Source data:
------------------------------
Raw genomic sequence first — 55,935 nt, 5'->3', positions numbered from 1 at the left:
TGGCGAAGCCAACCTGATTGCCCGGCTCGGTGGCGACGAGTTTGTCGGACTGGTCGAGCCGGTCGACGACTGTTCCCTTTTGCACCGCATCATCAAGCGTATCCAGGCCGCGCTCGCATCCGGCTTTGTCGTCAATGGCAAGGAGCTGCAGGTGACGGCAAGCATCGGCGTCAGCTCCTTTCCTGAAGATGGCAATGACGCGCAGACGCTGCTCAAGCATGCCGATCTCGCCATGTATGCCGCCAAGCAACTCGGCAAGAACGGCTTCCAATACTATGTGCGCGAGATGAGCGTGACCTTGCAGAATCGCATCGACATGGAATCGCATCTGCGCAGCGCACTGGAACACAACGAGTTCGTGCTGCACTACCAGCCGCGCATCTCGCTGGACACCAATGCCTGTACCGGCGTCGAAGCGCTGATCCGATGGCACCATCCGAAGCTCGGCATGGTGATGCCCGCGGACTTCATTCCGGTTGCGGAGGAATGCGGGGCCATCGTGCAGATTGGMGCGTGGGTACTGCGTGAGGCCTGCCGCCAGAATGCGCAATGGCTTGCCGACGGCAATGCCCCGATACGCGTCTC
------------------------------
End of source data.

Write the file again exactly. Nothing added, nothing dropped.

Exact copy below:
Raw genomic sequence first — 55,935 nt, 5'->3', positions numbered from 1 at the left:
TGGCGAAGCCAACCTGATTGCCCGGCTCGGTGGCGACGAGTTTGTCGGACTGGTCGAGCCGGTCGACGACTGTTCCCTTTTGCACCGCATCATCAAGCGTATCCAGGCCGCGCTCGCATCCGGCTTTGTCGTCAATGGCAAGGAGCTGCAGGTGACGGCAAGCATCGGCGTCAGCTCCTTTCCTGAAGATGGCAATGACGCGCAGACGCTGCTCAAGCATGCCGATCTCGCCATGTATGCCGCCAAGCAACTCGGCAAGAACGGCTTCCAATACTATGTGCGCGAGATGAGCGTGACCTTGCAGAATCGCATCGACATGGAATCGCATCTGCGCAGCGCACTGGAACACAACGAGTTCGTGCTGCACTACCAGCCGCGCATCTCGCTGGACACCAATGCCTGTACCGGCGTCGAAGCGCTGATCCGATGGCACCATCCGAAGCTCGGCATGGTGATGCCCGCGGACTTCATTCCGGTTGCGGAGGAATGCGGGGCCATCGTGCAGATTGGMGCGTGGGTACTGCGTGAGGCCTGCCGCCAGAATGCGCAATGGCTTGCCGACGGCAATGCCCCGATACGCGTCTC